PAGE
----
Purdue student sees thyroid hormone's link to vision; wins Sigma Xi award
WEST LAFAYETTE, Ind. - A Purdue University student suspects altered thyroid activity could be the cause of nearsightedness and farsightedness and has won an award to support her research.
Zeran Li, an undergraduate student in biological sciences, has won a Grant-in-Aid award from Sigma Xi, an international honor society of research scientists and engineers, to study the relationship of thyroid hormone production to proper eye growth.
Myopia and hyperopia, commonly referred to as nearsightedness and farsightedness, affect 3.8 billion people worldwide, according to the International Center of Eye Education.
"Nearsightedness and farsightedness are commonly corrected with prescription eyeglasses or laser surgery, but glasses can be cumbersome and surgery is invasive," Li said. "We hope that with a better understanding of the molecular controls of eye growth, we can design novel pharmacological approaches to treat people affected by impaired vision."
These vision problems, called refractive errors, occur when the physical length of the eye from the cornea to the retina is different from the optical length. When the eye is too long or too short, light is focused in front of or behind the retina and the image perceived is blurry, she said.
In her work with zebrafish, Li discovered that fish treated with phenylthiourea, a chemical that makes them transparent for research purposes, have smaller eyes than untreated fish. She then investigated the chemical and found that in addition to blocking pigmentation, it also inhibits thyroid activity.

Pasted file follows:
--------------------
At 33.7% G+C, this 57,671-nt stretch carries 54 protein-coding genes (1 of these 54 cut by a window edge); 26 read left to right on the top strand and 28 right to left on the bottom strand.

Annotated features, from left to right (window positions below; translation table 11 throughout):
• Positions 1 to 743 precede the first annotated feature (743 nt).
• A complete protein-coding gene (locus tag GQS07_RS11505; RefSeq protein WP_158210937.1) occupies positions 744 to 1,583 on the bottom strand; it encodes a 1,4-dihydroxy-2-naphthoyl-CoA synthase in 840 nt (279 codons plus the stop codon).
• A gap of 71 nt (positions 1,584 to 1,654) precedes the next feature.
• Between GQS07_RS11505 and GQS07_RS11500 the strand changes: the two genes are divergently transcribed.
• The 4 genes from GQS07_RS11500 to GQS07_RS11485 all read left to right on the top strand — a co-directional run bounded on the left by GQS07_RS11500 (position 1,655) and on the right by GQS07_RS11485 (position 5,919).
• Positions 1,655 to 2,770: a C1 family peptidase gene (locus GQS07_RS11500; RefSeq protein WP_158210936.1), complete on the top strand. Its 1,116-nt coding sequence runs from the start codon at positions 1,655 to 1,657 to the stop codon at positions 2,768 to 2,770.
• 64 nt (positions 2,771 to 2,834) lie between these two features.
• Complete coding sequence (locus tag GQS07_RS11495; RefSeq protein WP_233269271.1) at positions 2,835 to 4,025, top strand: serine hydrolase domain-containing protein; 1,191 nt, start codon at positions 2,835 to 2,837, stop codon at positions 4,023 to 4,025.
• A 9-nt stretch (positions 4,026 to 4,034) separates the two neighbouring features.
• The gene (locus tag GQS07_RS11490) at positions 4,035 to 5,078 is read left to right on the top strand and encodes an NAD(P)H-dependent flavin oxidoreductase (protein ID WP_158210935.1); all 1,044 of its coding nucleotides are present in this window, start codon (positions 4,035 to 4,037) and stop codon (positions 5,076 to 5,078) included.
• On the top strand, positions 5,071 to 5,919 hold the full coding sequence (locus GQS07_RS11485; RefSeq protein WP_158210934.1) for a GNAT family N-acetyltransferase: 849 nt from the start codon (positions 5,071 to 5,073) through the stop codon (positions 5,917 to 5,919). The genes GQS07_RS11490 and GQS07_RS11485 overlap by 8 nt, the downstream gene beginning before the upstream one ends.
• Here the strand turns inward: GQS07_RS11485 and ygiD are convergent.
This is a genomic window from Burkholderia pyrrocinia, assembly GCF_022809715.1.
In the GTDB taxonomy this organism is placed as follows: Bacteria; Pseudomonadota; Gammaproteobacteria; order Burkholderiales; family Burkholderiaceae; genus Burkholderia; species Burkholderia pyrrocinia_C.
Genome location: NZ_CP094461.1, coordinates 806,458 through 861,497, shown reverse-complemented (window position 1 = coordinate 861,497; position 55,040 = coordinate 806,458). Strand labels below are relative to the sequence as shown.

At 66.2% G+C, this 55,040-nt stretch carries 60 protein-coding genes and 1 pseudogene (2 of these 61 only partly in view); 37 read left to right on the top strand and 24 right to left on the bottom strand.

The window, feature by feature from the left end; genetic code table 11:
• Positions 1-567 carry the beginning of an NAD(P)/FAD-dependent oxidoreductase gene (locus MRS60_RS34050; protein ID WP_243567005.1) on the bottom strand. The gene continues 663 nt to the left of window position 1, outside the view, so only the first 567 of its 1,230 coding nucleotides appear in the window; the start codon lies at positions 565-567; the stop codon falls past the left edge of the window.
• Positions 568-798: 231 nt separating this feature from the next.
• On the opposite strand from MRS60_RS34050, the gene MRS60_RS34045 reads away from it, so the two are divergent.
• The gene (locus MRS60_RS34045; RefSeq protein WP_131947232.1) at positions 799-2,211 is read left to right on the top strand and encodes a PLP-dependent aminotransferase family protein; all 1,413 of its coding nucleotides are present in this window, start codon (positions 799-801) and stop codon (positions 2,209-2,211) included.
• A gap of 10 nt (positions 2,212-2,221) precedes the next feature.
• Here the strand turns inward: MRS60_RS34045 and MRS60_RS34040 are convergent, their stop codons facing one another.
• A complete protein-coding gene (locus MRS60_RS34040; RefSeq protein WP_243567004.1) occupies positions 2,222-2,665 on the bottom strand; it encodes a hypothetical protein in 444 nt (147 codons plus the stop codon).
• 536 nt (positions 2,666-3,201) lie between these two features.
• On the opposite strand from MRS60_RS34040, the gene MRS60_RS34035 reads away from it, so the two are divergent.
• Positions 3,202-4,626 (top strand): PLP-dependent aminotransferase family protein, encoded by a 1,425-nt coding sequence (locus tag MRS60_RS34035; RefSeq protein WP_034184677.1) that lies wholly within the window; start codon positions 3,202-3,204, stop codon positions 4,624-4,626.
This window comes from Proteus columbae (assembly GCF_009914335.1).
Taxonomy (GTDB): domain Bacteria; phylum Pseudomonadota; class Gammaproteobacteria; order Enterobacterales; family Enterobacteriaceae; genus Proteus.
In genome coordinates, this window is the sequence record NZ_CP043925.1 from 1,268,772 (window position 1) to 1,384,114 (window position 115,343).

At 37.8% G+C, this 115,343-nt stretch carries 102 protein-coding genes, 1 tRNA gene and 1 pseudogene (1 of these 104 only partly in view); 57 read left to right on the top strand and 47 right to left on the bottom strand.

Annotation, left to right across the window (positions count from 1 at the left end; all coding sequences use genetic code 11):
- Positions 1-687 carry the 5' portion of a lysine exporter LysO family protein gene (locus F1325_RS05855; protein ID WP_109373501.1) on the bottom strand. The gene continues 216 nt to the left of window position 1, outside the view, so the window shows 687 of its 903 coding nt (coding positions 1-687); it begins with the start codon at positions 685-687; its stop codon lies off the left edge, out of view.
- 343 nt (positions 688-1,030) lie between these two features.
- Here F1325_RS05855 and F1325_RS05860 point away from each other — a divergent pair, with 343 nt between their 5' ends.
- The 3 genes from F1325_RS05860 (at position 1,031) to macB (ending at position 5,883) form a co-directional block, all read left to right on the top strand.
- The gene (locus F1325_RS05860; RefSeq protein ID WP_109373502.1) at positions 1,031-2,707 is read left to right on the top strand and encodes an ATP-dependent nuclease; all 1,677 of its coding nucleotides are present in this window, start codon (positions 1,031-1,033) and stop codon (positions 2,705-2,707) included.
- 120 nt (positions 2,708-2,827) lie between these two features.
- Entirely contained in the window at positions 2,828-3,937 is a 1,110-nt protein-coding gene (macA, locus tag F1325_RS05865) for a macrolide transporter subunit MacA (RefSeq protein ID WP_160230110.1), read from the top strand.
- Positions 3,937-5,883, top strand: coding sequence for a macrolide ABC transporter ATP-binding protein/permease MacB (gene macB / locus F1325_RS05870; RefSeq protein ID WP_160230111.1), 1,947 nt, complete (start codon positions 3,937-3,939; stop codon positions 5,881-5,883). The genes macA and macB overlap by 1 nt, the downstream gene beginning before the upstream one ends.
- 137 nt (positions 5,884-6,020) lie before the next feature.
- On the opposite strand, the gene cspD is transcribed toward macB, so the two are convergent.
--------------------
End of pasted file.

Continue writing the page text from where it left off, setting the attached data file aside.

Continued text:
Li will use the $2,500 award, which includes funding from the National Academy of Sciences, to test whether the smaller eyes in untreated fish is due to lower thyroid activity and if treatment with an artificial thyroid hormone can correct the abnormal development.
Sigma Xi also has extended a membership invitation to Li in recognition of her research potential.
Li works in the laboratory of Yuk Fai Leung, an assistant professor of biological sciences who studies gene regulation of eye development and degenerative diseases.
Sigma Xi provides Grant-in-Aid research awards to undergraduate and graduate students to promote scientific excellence and achievement through hands-on learning and close working relationships between students and faculty. The Grants-in-Aid research program awards grants of up to $1,000 to students from all areas of science and engineering. Designated funds from the National Academy of Sciences allow for grants of up to $5,000 for astronomy research and $2,500 for vision-related research. Founded in 1886, Sigma Xi has more than 500 chapters at colleges and universities, government laboratories, and industry research centers. Membership is by invitation in recognition of research potential or achievement. Over the years, more than 200 Sigma Xi members have received the Nobel Prize.
Writer: Elizabeth Gardner, 765-494-2081, firstname.lastname@example.org
Sources: Zeran Li, email@example.com
Yuk Fai Leung, 765-496-3153, firstname.lastname@example.org
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